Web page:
Spring Has Sprung

"Behold, my brothers, the spring has come;
The Earth has received the embraces of the sun
And we shall soon see the results of that love!

Every seed is awakened and so has all animal life.
It it through this mysterious power that we too have our being
And therefore yield to our neighbors,
Especially our animal neighbors,
With the same right as ourselves, to inhabit this land."
-Sitting Bull

This little guy is no more than a few days old. His mother is glad to be out of the barn where they spend the latter part of their pregnancy eating grass hay.

Holy Cow it's almost April! Time flies when the company you keep don't carry watches. The grass is green, the sky is blue and that means one thing — it's calving season here on the Deck Family Farm. We've had our hands more than full getting acquainted with all the new faces popping up around the farm and I'd like to introduce you to some of them.
Farm intern Lisa Beneman and I just took this calf out of the barn (pictured behind Lisa) where he was born so we can tag and band him. 

Looks like this little guy was born just a few hours ago. His curly calf-fro lets us know his breed is Galloway and Angus — all our calves are sired by heritage Galloway bulls.  The Galloway's thick, coarse coat  helps shed the Oregon rain and keep them warm through the winter. Galloway cattle are the heirloom tomatoes of beef — top notch grazers that tend to be less picky than other breeds of cattle, they take up to 32 months to finish but they have excellent flavor and great marbling. As a heritage breed, they are one of the more ancient breeds — their name is derived from the Province of Galloway, a region in Scotland where they were a popular breed from at least the 16th century.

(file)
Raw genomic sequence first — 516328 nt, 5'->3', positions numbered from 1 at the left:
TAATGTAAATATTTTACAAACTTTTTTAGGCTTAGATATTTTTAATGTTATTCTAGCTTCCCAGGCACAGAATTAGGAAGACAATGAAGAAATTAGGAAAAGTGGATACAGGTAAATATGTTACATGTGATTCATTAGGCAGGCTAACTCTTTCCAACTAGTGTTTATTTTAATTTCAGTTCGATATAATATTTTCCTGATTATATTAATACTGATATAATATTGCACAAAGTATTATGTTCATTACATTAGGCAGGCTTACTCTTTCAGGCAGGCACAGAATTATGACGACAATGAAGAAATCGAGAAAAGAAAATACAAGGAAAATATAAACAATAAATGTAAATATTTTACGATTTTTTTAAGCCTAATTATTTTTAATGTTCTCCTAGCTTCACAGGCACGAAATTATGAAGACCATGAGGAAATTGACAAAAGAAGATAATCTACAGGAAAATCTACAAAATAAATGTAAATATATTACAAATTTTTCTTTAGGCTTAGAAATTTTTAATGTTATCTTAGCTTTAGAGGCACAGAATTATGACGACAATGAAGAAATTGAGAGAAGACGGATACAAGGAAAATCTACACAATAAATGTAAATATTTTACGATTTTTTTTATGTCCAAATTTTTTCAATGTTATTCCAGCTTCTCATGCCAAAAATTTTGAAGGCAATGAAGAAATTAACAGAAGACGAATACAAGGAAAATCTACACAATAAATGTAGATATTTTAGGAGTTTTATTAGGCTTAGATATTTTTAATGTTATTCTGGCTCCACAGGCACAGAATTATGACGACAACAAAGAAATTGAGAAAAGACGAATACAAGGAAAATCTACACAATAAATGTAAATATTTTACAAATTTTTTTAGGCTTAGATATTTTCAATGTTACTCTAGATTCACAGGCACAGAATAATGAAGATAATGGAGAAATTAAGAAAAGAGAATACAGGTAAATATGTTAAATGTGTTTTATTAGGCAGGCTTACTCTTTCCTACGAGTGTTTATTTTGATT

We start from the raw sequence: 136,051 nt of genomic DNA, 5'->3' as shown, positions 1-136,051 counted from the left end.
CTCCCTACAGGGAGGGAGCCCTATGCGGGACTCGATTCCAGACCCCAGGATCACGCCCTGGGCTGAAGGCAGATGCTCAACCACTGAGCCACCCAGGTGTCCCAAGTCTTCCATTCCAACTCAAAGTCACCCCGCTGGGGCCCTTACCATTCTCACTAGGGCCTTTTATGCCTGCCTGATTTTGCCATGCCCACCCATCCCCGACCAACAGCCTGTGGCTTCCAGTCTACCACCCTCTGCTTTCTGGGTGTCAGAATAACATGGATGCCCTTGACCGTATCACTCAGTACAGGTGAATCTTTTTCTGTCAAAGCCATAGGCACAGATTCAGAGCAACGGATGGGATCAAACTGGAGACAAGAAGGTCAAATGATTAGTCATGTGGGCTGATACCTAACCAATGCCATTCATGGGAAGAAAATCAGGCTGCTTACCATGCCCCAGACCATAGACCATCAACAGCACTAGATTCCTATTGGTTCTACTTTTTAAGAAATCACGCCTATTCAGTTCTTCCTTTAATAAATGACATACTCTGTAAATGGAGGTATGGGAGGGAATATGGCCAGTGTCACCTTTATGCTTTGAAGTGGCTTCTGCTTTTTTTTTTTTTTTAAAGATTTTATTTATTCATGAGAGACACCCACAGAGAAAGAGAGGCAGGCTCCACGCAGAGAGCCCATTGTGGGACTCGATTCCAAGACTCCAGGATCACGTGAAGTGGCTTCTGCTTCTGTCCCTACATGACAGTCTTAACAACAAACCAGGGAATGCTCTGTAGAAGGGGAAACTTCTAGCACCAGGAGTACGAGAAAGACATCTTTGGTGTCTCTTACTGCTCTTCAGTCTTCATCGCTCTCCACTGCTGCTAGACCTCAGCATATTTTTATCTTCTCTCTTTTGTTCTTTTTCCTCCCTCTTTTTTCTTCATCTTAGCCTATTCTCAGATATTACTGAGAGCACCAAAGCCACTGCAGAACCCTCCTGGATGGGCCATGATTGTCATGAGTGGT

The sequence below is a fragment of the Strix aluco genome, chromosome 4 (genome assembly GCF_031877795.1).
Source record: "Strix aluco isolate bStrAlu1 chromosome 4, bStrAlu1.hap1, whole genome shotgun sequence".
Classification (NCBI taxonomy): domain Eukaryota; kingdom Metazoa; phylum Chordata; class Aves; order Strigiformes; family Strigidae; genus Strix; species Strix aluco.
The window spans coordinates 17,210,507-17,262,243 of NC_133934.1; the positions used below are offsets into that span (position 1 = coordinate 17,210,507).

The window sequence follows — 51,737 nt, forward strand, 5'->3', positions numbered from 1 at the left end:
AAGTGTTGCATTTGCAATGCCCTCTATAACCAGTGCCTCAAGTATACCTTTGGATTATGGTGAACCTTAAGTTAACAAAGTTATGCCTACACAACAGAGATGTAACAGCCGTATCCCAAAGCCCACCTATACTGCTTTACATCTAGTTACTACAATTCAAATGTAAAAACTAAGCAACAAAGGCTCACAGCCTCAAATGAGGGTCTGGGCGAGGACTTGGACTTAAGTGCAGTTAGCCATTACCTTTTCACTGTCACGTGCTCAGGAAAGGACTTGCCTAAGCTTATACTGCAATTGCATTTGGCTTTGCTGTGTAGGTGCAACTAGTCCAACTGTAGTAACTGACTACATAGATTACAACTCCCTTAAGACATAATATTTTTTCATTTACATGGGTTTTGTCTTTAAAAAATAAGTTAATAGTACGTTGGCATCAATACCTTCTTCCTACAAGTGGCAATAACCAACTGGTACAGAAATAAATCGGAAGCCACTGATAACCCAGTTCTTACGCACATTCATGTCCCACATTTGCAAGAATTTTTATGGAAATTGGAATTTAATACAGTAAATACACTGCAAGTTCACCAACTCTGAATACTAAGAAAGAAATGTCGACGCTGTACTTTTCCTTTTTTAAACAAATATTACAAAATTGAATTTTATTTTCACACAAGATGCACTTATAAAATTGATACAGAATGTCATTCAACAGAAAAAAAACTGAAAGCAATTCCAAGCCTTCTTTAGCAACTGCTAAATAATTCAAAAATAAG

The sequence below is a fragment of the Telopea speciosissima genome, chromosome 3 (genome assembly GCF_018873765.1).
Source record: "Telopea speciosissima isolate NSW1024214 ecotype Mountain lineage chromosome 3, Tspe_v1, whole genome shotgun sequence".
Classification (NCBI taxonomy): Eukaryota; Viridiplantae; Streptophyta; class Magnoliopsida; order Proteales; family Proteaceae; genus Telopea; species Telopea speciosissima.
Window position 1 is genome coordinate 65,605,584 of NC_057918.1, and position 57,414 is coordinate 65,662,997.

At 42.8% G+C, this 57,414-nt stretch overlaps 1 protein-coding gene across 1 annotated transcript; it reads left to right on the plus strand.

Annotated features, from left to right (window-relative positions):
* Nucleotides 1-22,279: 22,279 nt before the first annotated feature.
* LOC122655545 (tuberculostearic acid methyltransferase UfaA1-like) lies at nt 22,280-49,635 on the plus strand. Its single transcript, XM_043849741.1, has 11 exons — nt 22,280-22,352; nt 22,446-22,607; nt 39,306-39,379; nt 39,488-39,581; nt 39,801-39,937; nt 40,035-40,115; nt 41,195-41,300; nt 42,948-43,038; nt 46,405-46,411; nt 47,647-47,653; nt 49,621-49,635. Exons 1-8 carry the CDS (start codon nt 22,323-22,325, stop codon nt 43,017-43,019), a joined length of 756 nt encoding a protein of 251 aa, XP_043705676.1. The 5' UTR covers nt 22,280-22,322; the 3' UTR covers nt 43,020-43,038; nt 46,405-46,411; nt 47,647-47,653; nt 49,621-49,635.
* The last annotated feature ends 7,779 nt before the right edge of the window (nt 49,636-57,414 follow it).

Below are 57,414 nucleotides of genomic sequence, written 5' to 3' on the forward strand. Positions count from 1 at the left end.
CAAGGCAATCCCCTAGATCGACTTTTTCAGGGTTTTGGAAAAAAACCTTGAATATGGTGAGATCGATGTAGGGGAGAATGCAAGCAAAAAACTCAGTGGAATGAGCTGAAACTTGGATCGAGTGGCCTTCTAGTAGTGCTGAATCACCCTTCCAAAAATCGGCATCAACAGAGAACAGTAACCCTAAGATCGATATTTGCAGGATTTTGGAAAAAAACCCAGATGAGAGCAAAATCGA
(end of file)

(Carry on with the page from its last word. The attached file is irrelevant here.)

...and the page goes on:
William McCombie — a pioneer Scottish breeder and a delightful old chap said, "The Galloway undoubtedly has many great qualifications. On poor land they are unrivaled, on land so poor our Aberdeens could not subsist upon it. There is no other breed worth more by the pound weight than a first-class Galloway." Jolly good. 

In a matter of moments, the happy calf is reunited with momma.
Watching them buck and run when they hit what we call the "Maternity Field" is gosh darn adorable.
Just because we feed them everyday, doesn't mean they trust us.  J11 peeks out from the safety of his mom's udder.

It's always nice to see the farm creatures co-mingling on a foggy Oregon morning.

The sun rises on the "Maternity Field" 

Jack is pretty cute I guess. He nurses from his mother AND gets a few bottles a day. Spoiled for sure.

Roro loves the bottle 
Spring is an inspiring season on the farm. New life is springing up everywhere as the winter frost loosens its grip and the sun peaks its timid smile around the clouds. Immersing myself in the calving process is not unlike watching the early season daffodils bloom in the morning sun, only daffodils don't have yellow diarrhea or fight over bottles like they're in Thunderdome.

The Deck farm is teeming with life and it imbues the air with an unmistakable energy that glorifies the beauty of the present. Like every moment, every calf is a gift unto us, milk slobber and all, and I feel blessed to be able to watch life in all forms, nurture and grow.

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